Scientists from Canada and Sweden have successfully used biosynthetic corneas to restore patients’ eyesight in a human trial.
The biosynthetic implants were developed using recombinant human collagen, which was synthesised in a laboratory and supplied by FibroGen, a San Francisco biotech firm.
Researchers from Ottawa Hospital Research Institute, Canada, and Linkoping University, Sweden, conducted a trial involving ten patients, in which they removed the diseased corneas and replaced then with biosynthetic implants.
Two years after the surgery, the cells and nerves had grown completely in nine of the ten patients.
Vision improved in six of the ten patients, and the researchers found that their vision was comparable to those who undergo normal human corneal implants.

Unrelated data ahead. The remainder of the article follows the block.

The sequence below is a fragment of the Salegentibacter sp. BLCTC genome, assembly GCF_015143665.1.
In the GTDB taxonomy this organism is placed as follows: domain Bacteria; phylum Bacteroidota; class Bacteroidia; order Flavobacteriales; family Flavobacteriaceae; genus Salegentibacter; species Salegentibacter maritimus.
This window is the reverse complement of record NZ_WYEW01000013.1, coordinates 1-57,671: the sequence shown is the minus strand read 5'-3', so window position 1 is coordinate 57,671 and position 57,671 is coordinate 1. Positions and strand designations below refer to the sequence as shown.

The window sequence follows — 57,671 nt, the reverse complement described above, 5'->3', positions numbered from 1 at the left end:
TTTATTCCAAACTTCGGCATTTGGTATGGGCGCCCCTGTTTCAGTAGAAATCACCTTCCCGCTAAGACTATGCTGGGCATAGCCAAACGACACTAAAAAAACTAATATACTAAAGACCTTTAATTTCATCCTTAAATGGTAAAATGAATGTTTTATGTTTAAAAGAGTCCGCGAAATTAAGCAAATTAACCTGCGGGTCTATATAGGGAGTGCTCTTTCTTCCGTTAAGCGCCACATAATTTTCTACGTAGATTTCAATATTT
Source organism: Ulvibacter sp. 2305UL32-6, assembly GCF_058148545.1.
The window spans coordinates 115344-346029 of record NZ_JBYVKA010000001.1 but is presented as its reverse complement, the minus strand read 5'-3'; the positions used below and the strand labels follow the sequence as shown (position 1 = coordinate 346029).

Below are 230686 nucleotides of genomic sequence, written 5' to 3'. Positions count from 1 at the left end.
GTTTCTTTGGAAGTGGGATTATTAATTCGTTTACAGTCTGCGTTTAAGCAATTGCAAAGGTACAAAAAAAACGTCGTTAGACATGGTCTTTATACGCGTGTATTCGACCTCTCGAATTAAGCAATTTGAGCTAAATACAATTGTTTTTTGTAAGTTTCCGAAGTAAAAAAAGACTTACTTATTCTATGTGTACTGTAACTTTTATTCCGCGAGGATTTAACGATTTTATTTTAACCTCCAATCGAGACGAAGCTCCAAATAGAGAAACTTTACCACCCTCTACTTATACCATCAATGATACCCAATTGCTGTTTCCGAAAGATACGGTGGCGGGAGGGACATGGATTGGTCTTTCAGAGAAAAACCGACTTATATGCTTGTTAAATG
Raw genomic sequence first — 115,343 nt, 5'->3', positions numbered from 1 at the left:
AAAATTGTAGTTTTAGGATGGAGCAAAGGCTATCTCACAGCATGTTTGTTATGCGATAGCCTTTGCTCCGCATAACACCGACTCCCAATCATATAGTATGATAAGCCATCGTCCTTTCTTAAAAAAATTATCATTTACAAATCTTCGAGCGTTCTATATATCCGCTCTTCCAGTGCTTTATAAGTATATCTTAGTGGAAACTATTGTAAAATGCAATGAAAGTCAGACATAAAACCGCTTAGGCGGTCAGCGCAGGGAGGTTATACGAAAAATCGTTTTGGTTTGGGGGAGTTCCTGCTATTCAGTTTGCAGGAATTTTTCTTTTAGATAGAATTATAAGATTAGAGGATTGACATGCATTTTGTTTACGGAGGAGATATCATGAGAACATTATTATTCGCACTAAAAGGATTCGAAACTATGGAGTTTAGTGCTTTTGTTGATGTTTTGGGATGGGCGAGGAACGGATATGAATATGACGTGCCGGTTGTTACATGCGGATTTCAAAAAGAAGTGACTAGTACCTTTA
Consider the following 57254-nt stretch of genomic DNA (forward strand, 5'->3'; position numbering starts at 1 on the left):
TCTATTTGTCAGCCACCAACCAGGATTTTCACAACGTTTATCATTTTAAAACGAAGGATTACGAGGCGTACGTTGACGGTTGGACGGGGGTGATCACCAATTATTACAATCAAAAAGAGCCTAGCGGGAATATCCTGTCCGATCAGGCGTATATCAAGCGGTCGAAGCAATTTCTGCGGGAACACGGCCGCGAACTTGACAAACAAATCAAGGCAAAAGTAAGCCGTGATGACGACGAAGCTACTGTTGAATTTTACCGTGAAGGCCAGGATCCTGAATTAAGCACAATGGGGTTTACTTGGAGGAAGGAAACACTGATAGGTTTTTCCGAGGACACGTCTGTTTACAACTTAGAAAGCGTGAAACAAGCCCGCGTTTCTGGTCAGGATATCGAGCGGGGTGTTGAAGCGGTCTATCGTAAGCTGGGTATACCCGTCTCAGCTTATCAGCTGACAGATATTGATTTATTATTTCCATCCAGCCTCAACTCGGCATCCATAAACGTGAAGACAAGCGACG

The biosynthetic corneas became sensitive to touch and the patients were able to produce normal tears.
Lead researcher May Griffith said that with further research, this approach could help restore sight to millions of people who are waiting for a donated human cornea for transplantation.
The cornea is a film-like tissue of the eye, which can be destroyed by infection or trauma.
The study was published in Science Translational Medicine.